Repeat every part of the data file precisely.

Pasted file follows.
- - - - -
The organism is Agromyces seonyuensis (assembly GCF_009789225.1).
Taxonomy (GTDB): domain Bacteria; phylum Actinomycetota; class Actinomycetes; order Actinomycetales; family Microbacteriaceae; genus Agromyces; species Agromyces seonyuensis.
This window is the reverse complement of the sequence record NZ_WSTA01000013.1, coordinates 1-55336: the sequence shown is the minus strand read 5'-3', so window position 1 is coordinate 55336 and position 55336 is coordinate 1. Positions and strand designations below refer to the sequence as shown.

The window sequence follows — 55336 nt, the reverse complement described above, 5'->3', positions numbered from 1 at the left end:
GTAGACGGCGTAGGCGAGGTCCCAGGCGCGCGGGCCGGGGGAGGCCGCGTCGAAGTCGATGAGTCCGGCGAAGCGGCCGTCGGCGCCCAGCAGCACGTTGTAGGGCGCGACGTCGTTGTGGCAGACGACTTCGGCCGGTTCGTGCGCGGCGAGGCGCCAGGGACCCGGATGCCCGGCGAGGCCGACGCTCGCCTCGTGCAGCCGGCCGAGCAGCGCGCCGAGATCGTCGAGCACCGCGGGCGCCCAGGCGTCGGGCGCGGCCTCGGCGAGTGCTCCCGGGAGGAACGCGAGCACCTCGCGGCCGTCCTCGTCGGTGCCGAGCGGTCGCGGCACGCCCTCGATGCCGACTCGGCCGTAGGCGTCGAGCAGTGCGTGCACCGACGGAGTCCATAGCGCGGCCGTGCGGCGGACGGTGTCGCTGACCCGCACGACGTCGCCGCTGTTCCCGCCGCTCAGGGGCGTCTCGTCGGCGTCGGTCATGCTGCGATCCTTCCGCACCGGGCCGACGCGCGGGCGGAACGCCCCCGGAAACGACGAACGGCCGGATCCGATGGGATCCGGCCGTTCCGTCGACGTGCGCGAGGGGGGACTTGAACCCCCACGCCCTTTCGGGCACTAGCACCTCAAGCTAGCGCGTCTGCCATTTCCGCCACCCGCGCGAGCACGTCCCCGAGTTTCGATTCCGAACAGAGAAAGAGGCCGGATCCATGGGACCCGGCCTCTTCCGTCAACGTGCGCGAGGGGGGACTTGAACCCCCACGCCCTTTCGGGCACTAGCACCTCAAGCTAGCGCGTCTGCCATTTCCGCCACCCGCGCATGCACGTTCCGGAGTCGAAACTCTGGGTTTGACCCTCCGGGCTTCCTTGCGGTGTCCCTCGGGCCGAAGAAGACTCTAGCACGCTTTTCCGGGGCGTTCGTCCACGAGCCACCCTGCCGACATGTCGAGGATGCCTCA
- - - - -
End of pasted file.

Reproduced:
The organism is Agromyces seonyuensis (assembly GCF_009789225.1).
Taxonomy (GTDB): domain Bacteria; phylum Actinomycetota; class Actinomycetes; order Actinomycetales; family Microbacteriaceae; genus Agromyces; species Agromyces seonyuensis.
This window is the reverse complement of the sequence record NZ_WSTA01000013.1, coordinates 1-55336: the sequence shown is the minus strand read 5'-3', so window position 1 is coordinate 55336 and position 55336 is coordinate 1. Positions and strand designations below refer to the sequence as shown.

The window sequence follows — 55336 nt, the reverse complement described above, 5'->3', positions numbered from 1 at the left end:
GTAGACGGCGTAGGCGAGGTCCCAGGCGCGCGGGCCGGGGGAGGCCGCGTCGAAGTCGATGAGTCCGGCGAAGCGGCCGTCGGCGCCCAGCAGCACGTTGTAGGGCGCGACGTCGTTGTGGCAGACGACTTCGGCCGGTTCGTGCGCGGCGAGGCGCCAGGGACCCGGATGCCCGGCGAGGCCGACGCTCGCCTCGTGCAGCCGGCCGAGCAGCGCGCCGAGATCGTCGAGCACCGCGGGCGCCCAGGCGTCGGGCGCGGCCTCGGCGAGTGCTCCCGGGAGGAACGCGAGCACCTCGCGGCCGTCCTCGTCGGTGCCGAGCGGTCGCGGCACGCCCTCGATGCCGACTCGGCCGTAGGCGTCGAGCAGTGCGTGCACCGACGGAGTCCATAGCGCGGCCGTGCGGCGGACGGTGTCGCTGACCCGCACGACGTCGCCGCTGTTCCCGCCGCTCAGGGGCGTCTCGTCGGCGTCGGTCATGCTGCGATCCTTCCGCACCGGGCCGACGCGCGGGCGGAACGCCCCCGGAAACGACGAACGGCCGGATCCGATGGGATCCGGCCGTTCCGTCGACGTGCGCGAGGGGGGACTTGAACCCCCACGCCCTTTCGGGCACTAGCACCTCAAGCTAGCGCGTCTGCCATTTCCGCCACCCGCGCGAGCACGTCCCCGAGTTTCGATTCCGAACAGAGAAAGAGGCCGGATCCATGGGACCCGGCCTCTTCCGTCAACGTGCGCGAGGGGGGACTTGAACCCCCACGCCCTTTCGGGCACTAGCACCTCAAGCTAGCGCGTCTGCCATTTCCGCCACCCGCGCATGCACGTTCCGGAGTCGAAACTCTGGGTTTGACCCTCCGGGCTTCCTTGCGGTGTCCCTCGGGCCGAAGAAGACTCTAGCACGCTTTTCCGGGGCGTTCGTCCACGAGCCACCCTGCCGACATGTCGAGGATGCCTCA